Topical Compounding Creams Used In Pain Management


By Chris Faubel, M.D.Topical compounded creams for pain

Topical administration of medications for pain management has become increasingly more common.  Pharmaceutical companies are getting in the game with products such as Flector patches, Voltaren gel, Pennsaid topical solution, Lidoderm patches, and Qutenza patches.  Numerous over-the-counter products also exist.

Many patients need more than just one medication to treat their pain.  And for some, the adverse effects and allergies of oral medications is too much to bear.  For these patients, sometimes the best solution is having a compounding pharmacy put together a number of different medications with different mechanisms of action into a compounded cream that is applied directly over the site of pain.

Benefits of Compounded Creams

  • Delivered directly to the pain receptors
  • Minimizes systemic absorption
  • Targets numerous pain receptors at once
  • Fewer adverse effects (such as renal and gastric effects from NSAIDs)
  • Reduces drug-drug interactions
  • Non-addictive formulations
  • Good for patients with difficulty swallowing pills

Commonly Compounded Medications for Pain

  • Ketamine 5-10%
  • Lidocaine 1-10%
  • Gabapentin 5-10%
  • Amitriptyline 2-10%
  • Imipramine 2-10%
  • Cyclobenzaprine 2%
  • Baclofen 2%
  • Clonidine 0.2%
  • Ketoprofen 10%
  • Diclofenac 2-10%
  • Nifedipine 2-16%

Below is an image of various drugs that are used in compounded creams for the treatment of pain conditions.  Proposed mechanism of action and uses are also listed.

Download a PDF of the document HERE.

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  2. I’ve been pleasantly surprised to find that Ketamine/Lidocaine and DMSO creams help with my widespread body pain a great deal. I suffer from fibromyalgia, but I originally got the creams for severe hernia pain, which they also help with. The K cream for me is at 10%, and the Lido is at 5%.

    I can’t handle taking oral pain meds beyond OTC ones because of the side-effects, and I’m thrilled to share the fact that there have been absolutely no side-effects at all with these creams. In fact, there are no effects whatsoever except pain relief. And what a relief that is!

    This article was very helpful in my research to find the best ingredients to try for upcoming major surgery that I’ll be having. I like that you gave the percentages for each med and explain how they work and why, and useful info like which ones are Na channel blockers, because I think that’s contraindicated for ME.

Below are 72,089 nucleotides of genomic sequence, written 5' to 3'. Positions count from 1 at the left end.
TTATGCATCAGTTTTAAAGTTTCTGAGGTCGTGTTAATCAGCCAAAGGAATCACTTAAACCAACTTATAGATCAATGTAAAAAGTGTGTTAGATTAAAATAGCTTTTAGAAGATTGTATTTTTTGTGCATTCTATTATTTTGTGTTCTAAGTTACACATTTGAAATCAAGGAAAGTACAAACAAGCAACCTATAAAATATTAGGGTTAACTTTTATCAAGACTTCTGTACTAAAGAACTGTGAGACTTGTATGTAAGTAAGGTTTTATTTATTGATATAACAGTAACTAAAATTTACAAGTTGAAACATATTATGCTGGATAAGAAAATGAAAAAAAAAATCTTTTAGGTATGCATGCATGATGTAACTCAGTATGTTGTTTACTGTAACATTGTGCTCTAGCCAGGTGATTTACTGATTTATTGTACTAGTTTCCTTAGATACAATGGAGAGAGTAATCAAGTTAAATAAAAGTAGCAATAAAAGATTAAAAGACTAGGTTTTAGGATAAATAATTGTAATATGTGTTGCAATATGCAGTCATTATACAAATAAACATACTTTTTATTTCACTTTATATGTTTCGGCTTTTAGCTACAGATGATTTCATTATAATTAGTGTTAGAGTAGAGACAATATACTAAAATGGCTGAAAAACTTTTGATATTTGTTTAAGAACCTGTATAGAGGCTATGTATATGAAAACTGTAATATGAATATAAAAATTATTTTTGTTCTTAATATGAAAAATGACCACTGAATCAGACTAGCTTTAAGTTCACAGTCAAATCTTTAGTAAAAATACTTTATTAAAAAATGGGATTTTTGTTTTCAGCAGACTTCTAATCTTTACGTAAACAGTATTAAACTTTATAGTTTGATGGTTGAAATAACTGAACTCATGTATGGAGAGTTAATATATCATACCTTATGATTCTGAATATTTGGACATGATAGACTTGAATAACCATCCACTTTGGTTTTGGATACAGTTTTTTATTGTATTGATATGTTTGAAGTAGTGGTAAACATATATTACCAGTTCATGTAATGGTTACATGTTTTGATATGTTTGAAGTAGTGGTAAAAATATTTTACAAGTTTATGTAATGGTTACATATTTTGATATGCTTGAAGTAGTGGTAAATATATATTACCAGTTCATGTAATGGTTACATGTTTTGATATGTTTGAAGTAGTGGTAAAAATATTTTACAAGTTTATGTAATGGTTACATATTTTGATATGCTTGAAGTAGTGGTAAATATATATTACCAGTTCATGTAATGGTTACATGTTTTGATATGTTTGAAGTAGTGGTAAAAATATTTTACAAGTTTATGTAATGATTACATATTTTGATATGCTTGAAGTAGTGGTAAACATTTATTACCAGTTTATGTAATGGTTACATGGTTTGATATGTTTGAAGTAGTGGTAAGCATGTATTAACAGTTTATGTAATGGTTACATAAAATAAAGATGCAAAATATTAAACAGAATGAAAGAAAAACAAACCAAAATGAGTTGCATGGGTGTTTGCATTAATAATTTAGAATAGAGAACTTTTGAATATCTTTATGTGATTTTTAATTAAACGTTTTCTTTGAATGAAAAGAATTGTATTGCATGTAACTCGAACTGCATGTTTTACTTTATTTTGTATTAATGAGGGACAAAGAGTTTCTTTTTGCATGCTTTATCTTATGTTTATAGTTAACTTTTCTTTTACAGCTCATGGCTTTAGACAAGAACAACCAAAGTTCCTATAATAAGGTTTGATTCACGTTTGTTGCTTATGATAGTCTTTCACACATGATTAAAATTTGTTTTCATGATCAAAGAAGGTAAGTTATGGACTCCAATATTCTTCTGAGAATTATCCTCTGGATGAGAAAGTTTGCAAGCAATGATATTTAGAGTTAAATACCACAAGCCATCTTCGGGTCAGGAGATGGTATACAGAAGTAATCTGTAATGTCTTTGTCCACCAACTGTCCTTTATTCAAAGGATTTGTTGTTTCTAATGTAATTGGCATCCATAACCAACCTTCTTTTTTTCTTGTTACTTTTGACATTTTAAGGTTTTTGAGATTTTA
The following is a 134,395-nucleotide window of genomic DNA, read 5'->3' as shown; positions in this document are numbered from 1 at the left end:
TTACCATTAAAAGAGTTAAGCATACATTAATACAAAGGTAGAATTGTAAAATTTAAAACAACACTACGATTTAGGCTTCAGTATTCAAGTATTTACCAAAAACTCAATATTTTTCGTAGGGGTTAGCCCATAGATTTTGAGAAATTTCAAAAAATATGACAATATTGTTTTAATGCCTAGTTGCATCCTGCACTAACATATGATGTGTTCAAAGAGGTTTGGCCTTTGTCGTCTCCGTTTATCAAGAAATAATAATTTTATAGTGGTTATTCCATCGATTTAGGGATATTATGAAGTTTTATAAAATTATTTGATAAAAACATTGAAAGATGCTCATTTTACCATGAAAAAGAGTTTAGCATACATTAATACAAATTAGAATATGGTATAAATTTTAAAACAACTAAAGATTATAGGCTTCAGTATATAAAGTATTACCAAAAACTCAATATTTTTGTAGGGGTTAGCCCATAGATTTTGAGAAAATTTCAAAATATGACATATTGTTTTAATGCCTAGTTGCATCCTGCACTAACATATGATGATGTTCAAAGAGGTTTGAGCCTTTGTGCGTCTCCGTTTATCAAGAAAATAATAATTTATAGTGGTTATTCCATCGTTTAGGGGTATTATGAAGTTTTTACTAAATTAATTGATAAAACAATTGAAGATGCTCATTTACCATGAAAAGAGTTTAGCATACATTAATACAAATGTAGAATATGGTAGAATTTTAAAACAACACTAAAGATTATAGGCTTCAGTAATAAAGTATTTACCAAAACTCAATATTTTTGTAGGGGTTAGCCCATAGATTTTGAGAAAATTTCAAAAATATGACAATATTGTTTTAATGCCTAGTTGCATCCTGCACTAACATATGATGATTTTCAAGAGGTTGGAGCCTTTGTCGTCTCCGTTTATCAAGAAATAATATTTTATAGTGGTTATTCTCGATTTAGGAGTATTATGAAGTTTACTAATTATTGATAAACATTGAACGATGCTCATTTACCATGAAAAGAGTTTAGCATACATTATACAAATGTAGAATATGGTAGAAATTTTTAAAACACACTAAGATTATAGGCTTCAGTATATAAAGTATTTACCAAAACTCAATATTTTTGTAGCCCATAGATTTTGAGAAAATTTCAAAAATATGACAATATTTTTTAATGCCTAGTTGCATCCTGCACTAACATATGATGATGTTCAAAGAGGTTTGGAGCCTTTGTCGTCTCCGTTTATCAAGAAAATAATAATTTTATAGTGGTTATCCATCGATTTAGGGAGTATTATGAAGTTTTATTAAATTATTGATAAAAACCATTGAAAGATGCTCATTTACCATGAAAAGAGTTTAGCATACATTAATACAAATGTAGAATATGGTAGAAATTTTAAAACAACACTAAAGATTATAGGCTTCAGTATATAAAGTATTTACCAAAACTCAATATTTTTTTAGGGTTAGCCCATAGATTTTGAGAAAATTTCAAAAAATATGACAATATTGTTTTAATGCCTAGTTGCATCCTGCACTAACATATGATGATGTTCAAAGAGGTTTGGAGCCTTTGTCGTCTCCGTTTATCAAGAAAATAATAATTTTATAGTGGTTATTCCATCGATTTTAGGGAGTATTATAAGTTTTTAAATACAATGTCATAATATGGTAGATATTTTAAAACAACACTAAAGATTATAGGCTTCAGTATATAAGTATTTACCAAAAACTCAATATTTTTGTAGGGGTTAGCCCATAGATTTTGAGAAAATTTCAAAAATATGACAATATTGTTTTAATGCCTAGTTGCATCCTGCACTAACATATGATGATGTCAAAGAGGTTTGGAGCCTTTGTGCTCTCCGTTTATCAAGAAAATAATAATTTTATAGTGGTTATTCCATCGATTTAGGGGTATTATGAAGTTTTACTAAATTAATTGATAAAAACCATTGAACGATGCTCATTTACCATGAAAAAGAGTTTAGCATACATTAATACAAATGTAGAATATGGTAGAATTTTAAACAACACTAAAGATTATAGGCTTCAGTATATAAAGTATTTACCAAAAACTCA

Thank you!

  3. My foot & ankle specialist prescribed a compounded transdermal cream for nerve pain along the outside of my foot right below the ankle from toes to heels & it helps. I’m also been using it for fibromyalgia pain. I recently tried it for varicose vein pain & have found it works for that too. Very pleased with results. I am diabetic so it also greatly helps with diabetic nerve pain in the feet. Very easy to use, mine comes in a clear plastic container that dispenses the right amount for each dose much like a lotion pump. Just need to rub it in well. No mess, no pill. I think a physician has to place the order with the pharmacy.

  4. What are the side effects of the chemicals used?

    On a scale of 1-10, 10 being the most painful…how
    helpful is the cream on nerve pain?

  5. This is my 3 compund and my pains Dr is finding it very hard to find something that is managing my pain along with my pain meds for fibermyalgia and rheumatoid arthritis and nerve pain from my spine down both legs and bursitis, was wondering is there a certain meds that should be used in a compunding thag would work best?

    • I just had a spinal cord stimulator for my nerve pain and it’s works well I have no more nerve pain because of the stimulator now works good you should mention it to your doctor

  6. I’ve been prescribed a compounded lotion for inoperable severe lumbar spine degeneration with chronic low back pain from a decades-old injury. In recent years the back symptoms have worsened significantly after a total knee replacement that caused a leg-length discrepancy. That difference in leg length actually caused a slight scoliosis of the part of my spine with the severest arthritis, plus an anterior-rotational dislocation of the SI joint on top of the chronic back issues.

    So far I am very pleased with the results of my compound medicine as I refuse to take any opioids. This combined with CBD are a very good combination. I get the pain relief without any psychological effects with either, helping me remain fully functional in my profession. I’m wondering if these types of medical marijuana products could also be added to the compounded lotion, mixed with the other meds. I get my compound lotion from a specialty pharmacy in Denver.

    The one problem with compounded medicines is very few insurance companies will cover them which makes absolutely no sense since the medications being compounded are generic drugs. The difference between what should be a $15 copay and nearly $400 non-covered price is ridiculous for a one-month supply.

  7. My doctor has prescribed Diclo 10% Gel Compound ****NEW***** for shoulder rotator cuff
    pain. Can you explain the benefits and possible concerns related to it’s usage. I have a 200mg
    prescription. Thanks

  8. I’ve tried one from the Medshop pharmacy. It has amantadine 6%, gabapentin 3%, cyclobenzaprine 2%, lidocaine 5%, clonidine 0.2%, diclofenac 3%, and nifedipine 0.2% in one bottle and I mix it with calcipotriene-betamethisone DP ointment. It actually works really well. I have severe muscle and spine pain and it helps.


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